Audio Workshop

Last Wednesday, our instructors sent us out to gather some sound to refresh us on how to put together an audio piece. Anytime you gather audio, you look like a fool. It’s a given. Especially when a skateboarder skids by you and there you are running alongside him with your mic pointed at the ground. I’m sure the visual I just created in your head was fantastic. Anyways, the skateboarder just smiled and continued on his way. Most students here, especially when you’re around the journalism school, just know. They understand and many of them are willing to help you out.

So for our in class workshop, we were told to go out and spend 30 minutes gathering sound and come back and put together a short audio piece. It didn’t matter what the sound was. Anyways, here it was I ended up with:

Did you notice the nat pop I used of the coins being dropped in the parking meter? I also used the sound of cars driving by under the interview. I did this to place you in the environment of the story. I did the same thing using the sound of the skate board. I also used it as a natural break in the second interview.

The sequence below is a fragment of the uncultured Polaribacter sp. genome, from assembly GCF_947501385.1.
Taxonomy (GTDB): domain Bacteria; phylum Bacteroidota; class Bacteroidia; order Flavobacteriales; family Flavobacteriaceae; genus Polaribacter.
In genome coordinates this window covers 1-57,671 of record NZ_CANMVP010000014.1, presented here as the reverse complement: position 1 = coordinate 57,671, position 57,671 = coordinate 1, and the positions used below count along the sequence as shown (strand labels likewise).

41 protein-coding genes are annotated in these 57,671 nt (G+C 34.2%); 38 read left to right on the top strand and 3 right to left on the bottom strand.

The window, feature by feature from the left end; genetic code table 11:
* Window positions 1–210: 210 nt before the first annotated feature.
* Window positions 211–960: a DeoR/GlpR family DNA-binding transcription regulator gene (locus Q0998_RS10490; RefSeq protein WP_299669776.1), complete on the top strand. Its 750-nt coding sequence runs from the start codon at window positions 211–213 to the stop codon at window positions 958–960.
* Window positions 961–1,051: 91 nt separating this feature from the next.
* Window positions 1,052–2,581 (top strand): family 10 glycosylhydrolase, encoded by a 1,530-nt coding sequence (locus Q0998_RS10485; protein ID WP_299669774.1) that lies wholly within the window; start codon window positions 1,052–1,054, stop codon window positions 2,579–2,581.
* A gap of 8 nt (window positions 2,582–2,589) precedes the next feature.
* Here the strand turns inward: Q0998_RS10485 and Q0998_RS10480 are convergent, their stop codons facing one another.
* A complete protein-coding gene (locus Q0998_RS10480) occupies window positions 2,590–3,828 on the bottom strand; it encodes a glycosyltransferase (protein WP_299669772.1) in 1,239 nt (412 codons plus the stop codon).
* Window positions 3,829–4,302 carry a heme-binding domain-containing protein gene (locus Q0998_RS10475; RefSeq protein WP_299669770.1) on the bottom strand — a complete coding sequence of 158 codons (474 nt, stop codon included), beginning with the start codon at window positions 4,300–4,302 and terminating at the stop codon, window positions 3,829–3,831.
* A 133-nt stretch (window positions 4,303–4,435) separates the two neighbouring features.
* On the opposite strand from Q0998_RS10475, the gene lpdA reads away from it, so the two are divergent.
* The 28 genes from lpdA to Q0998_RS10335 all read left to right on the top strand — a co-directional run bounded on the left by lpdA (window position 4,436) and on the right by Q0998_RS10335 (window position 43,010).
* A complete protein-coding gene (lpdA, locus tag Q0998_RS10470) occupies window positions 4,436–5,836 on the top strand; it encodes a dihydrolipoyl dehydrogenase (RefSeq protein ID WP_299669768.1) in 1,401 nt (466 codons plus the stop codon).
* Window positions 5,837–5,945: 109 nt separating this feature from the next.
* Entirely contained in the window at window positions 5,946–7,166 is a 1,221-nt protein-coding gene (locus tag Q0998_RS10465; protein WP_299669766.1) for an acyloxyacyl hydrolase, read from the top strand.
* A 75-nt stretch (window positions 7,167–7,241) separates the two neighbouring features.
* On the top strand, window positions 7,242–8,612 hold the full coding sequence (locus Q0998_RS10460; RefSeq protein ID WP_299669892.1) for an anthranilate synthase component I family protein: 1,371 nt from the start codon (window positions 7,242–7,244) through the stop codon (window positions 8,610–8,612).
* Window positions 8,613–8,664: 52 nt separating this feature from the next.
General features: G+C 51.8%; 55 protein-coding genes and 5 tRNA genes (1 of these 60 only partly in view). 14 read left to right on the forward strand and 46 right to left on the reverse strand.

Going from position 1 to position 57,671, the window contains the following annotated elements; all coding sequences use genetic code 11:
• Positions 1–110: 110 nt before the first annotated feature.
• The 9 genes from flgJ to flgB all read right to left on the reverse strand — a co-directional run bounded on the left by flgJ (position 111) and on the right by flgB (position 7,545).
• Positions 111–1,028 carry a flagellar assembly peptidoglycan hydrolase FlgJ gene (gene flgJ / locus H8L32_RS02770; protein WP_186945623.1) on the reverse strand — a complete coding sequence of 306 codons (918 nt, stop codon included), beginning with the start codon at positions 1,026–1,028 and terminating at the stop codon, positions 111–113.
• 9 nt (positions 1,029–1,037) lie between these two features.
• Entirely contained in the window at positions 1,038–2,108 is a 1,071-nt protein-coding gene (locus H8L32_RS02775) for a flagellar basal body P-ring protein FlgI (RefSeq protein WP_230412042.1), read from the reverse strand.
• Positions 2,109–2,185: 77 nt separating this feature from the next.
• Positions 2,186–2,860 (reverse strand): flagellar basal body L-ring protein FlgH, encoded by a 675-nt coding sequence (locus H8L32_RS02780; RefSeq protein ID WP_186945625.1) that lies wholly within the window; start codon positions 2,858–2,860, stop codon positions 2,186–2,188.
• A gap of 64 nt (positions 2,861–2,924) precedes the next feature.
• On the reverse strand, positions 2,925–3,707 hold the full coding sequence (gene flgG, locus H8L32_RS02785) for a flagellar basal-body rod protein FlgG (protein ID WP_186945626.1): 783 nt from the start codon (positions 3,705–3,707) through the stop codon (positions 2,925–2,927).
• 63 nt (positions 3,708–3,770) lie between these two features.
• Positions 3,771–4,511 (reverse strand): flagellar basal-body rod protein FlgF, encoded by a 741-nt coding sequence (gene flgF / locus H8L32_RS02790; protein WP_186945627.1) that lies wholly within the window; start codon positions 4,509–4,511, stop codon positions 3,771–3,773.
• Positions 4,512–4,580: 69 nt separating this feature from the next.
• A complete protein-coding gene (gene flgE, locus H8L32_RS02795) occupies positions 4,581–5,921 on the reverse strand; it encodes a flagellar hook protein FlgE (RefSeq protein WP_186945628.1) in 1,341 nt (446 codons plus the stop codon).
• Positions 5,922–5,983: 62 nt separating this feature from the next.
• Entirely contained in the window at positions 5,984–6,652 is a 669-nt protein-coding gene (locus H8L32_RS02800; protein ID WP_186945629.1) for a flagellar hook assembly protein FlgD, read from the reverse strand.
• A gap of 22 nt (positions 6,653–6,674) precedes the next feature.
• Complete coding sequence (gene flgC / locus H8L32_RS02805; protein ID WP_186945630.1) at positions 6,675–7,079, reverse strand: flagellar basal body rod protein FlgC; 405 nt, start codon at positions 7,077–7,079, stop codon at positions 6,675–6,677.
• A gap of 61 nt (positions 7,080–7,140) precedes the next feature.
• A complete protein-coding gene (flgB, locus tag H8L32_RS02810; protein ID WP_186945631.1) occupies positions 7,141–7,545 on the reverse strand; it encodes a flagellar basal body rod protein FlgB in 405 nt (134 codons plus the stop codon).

Good audio makes up for bad video. I definitely think this workshop was a good reminder of that, especially since lately we have been spending a majority of our time working on putting together video. It’s easy to forget about audio when you’re constantly thinking about framing and shot sequences.

In addition, with video you have to plan out what video you need to put your piece together before you go out to gather it.  With audio, however, you gather whatever sound you can and then using that audio determine how you want to put your piece together. Sure, I got a lot of sound I did not use, but the more the merrier!

That’s all I got for you this week. I’m still chugging away on my final project. Stay tuned.


In-Class Workshop

This past week my class and I got to practice putting together different sequences. Practice makes perfect! We had three different stations, which are demonstrated in the video below. Nothing like spending your Wednesday afternoon in class reading children’s books and practicing videography skills! I took out the sound because the classroom setting was too distracting.

iPhone Saves the Day